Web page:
Building a Sports Portfolio

Howie Stevens' bunted ball leaves a cloud of dust  against Stroudsburg.

Howie Stevens’ bunted ball leaves a cloud of dust against Stroudsburg.

Building a sports photography portfolio is much like building a portfolio in most styles of photography. The first step is to make stunning images that will cause a viewer of the photo to stop for a moment when they see the photograph. I am often asked about my preferred use of the verb “making” a photo instead of “taking” a photo. I was influenced by teachers and mentors who taught me that we create photographs through the use of composition and exposure. Even as a photojournalist, the eye with which we see news can and often does influence us to press the camera shutter at a precise moment and help express a meaningful moment. Why include one subject in a photograph over another? What is it that captures our eye in that scene? Instead of taking photographs, I much prefer to say we capture or make photographs. After all, we are visual artists, at least to some degree.

After acquiring a healthy number of sports photos, how do we decide which photos make it into our portfolio? This, again, is more art than science. However, a few basic guidelines might be helpful to us. First and foremost, the image must be sharply focused. A soft image is one that is not tack sharp and has no business being in our portfolio. A few exceptions might be capturing a critical moment of peak action or a panning shot where we intentionally blur part of the photo. I also believe a worthy image in our portfolio should show some action in some way. The photo below does not show a lot of action but the towel at the quarterback’s waist does help.

How many photos should be in our portfolio? I struggle with this a little bit mostly because I sometimes find it hard to decide on one photo over another. Twenty photos is what I’ve heard is a good number and I try to be around that number for my portfolio. The rule of thumb is to only show our very best work in the field of photography we are hoping to pursue. Too many photographs can be a problem and even cause boredom. Editors should be able to get a good sense of our photographic abilities by seeing twenty of our top photographs.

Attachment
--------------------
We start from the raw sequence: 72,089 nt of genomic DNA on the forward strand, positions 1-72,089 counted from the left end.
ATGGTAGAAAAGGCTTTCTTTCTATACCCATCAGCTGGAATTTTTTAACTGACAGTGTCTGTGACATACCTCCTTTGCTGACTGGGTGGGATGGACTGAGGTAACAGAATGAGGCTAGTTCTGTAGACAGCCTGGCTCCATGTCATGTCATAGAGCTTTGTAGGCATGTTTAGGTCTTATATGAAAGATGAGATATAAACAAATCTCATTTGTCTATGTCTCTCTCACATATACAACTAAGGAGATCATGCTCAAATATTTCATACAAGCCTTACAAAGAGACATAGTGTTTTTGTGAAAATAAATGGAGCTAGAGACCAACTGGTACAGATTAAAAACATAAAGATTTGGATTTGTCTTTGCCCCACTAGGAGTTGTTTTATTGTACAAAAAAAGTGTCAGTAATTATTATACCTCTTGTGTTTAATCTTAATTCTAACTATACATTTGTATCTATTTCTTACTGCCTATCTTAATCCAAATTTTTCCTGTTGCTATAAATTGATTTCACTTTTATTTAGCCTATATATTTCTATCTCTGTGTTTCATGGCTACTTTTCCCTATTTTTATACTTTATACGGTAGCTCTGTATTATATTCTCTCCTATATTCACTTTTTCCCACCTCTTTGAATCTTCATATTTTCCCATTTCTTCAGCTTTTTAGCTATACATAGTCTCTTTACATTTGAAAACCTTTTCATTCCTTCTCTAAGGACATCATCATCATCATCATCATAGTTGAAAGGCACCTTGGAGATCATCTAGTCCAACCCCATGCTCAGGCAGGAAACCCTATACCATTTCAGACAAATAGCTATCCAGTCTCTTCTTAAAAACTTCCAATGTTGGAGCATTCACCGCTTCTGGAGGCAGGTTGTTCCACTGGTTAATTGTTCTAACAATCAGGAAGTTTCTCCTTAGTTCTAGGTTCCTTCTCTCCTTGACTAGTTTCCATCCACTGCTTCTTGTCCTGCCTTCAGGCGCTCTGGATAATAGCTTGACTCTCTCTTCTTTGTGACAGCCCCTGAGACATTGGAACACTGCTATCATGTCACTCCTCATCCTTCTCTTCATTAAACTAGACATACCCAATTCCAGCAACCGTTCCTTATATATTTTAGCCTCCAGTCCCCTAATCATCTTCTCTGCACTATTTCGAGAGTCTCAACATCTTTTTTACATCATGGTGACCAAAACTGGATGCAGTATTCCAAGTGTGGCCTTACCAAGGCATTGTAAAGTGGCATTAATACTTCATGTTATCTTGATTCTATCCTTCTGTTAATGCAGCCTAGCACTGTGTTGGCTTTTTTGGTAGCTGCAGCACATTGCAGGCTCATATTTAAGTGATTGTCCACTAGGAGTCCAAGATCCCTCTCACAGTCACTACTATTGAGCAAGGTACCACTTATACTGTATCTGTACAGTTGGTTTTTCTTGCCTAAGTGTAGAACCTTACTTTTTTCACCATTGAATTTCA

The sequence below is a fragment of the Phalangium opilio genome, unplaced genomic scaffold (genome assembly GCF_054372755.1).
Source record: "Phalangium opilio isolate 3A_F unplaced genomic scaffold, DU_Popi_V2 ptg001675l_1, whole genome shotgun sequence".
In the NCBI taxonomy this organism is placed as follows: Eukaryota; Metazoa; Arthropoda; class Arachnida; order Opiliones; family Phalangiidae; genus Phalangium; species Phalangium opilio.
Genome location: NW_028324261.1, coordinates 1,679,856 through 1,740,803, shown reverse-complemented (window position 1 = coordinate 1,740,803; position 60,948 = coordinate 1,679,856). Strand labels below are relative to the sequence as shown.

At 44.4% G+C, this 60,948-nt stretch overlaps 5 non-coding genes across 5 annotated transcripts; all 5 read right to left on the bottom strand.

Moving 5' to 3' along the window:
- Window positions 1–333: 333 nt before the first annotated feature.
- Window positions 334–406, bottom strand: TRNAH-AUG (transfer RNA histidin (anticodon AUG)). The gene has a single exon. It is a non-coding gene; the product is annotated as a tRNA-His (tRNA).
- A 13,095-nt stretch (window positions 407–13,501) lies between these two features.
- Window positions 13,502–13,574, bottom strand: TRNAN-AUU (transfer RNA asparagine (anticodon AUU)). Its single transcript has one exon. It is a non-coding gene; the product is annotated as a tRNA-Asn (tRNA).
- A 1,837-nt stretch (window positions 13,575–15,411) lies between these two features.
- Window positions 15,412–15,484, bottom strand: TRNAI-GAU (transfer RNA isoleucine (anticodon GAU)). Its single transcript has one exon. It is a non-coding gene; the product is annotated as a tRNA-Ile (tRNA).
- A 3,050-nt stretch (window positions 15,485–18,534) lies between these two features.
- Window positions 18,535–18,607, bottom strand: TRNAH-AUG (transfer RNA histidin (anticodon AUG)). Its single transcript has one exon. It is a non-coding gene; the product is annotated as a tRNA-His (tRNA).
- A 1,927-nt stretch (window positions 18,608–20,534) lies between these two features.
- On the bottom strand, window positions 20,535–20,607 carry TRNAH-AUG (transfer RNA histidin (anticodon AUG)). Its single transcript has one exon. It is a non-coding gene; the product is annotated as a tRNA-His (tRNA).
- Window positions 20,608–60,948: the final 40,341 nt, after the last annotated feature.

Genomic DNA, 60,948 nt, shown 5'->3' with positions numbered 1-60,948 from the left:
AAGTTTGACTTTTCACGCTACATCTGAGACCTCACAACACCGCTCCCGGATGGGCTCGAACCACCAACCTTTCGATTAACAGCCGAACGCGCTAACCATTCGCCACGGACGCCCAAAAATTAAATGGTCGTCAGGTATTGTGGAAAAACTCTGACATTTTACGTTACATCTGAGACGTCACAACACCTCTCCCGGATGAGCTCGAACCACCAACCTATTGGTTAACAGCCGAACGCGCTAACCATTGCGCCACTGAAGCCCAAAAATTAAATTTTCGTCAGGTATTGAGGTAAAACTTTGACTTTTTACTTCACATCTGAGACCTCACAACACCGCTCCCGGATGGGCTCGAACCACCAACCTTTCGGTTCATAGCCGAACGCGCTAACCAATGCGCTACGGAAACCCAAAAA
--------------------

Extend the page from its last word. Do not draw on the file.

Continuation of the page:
Another important consideration is how to share and show our portfolio. Years ago the expected standard was enlarged photos on a matte board in a portfolio folder. This can still be one way to share our portfolio, but electronic mediums have become the norm nowadays. Showing a portfolio on our website or tablet is a very good way to share a portfolio with others.

I will share one final thought on this topic today: we cannot rest on our laurels. In other words, we can never think that our portfolio is finalized. Rather, we need to be out there shooting the next photos in our portfolio in order to get better!

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New Website Design for Bob Shank Photography

Well, it was long overdue, but I finally redesigned the website for my sports and wildlife photography. You can view the redesign here: Things have evolved over the past eight years for several reasons. When I picked up my camera again I was shooting every subject in range: sports, animals, newlyweds, musicals, plays, and just about everything imaginable. My kids were involved in several activities that provided great photography subjects along the way, too. Honestly, it felt good to pick up the camera again and shoot everything in sight.

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As time went on, I gravitated mostly to two main subjects: wildlife and sports. I am fortunate to have a cabin in the beautiful mountains of north central Pennsylvania, right in the heart of elk country! I co-hosted several photo trips, taking other photographers out to photograph these majestic animals. I still enjoy photographing the wildlife there, but many things changed in recent years and I felt compelled to stop hosting the photo trips. In the meantime, sports photography was quickly becoming my goto subject and in a huge way!

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It started as I began to work with our local high school’s baseball team. The head coach allowed my to shoot the games and then I provided a presentation at their end-of-year banquet with all the action photos and created photo collages for all the senior gifts. It was a great opportunity and a huge learning experience for me. I eventually photographed their player portraits and designed their yearly media guides, too! My work was eventually noticed by the local newspaper and so I began to cover some events for them. This, again, was a great opportunity to learn more about sports photography. I covered a football game each week of the season, had to meet deadlines, write captions, and learn how to capture the action under inadequate lighting conditions. I also covered a couple college football games for the paper.

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Then, the local university noticed my work and offered me to work on contract with them! This offered additional learning opportunities and sports photography now became my main focus. I love shooting sports! I was a high school athlete, playing football and running track. I still thoroughly enjoy the Friday night atmosphere at a high school game, but now I am also enjoying the thrill of covering college sports of all kinds!

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It has been an amazing ride so far. I don’t think I really started out meaning to focus so much on sports photography, but it sure is my preference these days! I am continuing to hone my sports photography skills and hope to keep this focus for a long, long time! I hope you like the new website design!